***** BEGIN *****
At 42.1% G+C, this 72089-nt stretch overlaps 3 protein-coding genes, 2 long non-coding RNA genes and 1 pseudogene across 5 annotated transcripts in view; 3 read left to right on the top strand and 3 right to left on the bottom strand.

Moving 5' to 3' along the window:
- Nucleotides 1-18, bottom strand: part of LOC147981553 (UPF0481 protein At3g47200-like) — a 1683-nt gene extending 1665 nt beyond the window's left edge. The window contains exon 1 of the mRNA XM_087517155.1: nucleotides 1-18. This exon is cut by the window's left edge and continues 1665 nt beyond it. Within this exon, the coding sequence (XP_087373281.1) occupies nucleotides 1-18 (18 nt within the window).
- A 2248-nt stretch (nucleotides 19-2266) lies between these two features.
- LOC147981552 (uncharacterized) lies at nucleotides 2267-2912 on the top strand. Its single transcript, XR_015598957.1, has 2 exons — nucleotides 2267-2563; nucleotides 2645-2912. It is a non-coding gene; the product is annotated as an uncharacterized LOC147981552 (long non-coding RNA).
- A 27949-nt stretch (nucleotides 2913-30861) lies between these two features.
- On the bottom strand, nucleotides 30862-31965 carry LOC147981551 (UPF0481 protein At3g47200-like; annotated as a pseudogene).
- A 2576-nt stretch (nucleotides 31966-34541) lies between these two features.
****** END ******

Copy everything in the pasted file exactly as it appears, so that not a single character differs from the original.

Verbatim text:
At 42.1% G+C, this 72089-nt stretch overlaps 3 protein-coding genes, 2 long non-coding RNA genes and 1 pseudogene across 5 annotated transcripts in view; 3 read left to right on the top strand and 3 right to left on the bottom strand.

Moving 5' to 3' along the window:
- Nucleotides 1-18, bottom strand: part of LOC147981553 (UPF0481 protein At3g47200-like) — a 1683-nt gene extending 1665 nt beyond the window's left edge. The window contains exon 1 of the mRNA XM_087517155.1: nucleotides 1-18. This exon is cut by the window's left edge and continues 1665 nt beyond it. Within this exon, the coding sequence (XP_087373281.1) occupies nucleotides 1-18 (18 nt within the window).
- A 2248-nt stretch (nucleotides 19-2266) lies between these two features.
- LOC147981552 (uncharacterized) lies at nucleotides 2267-2912 on the top strand. Its single transcript, XR_015598957.1, has 2 exons — nucleotides 2267-2563; nucleotides 2645-2912. It is a non-coding gene; the product is annotated as an uncharacterized LOC147981552 (long non-coding RNA).
- A 27949-nt stretch (nucleotides 2913-30861) lies between these two features.
- On the bottom strand, nucleotides 30862-31965 carry LOC147981551 (UPF0481 protein At3g47200-like; annotated as a pseudogene).
- A 2576-nt stretch (nucleotides 31966-34541) lies between these two features.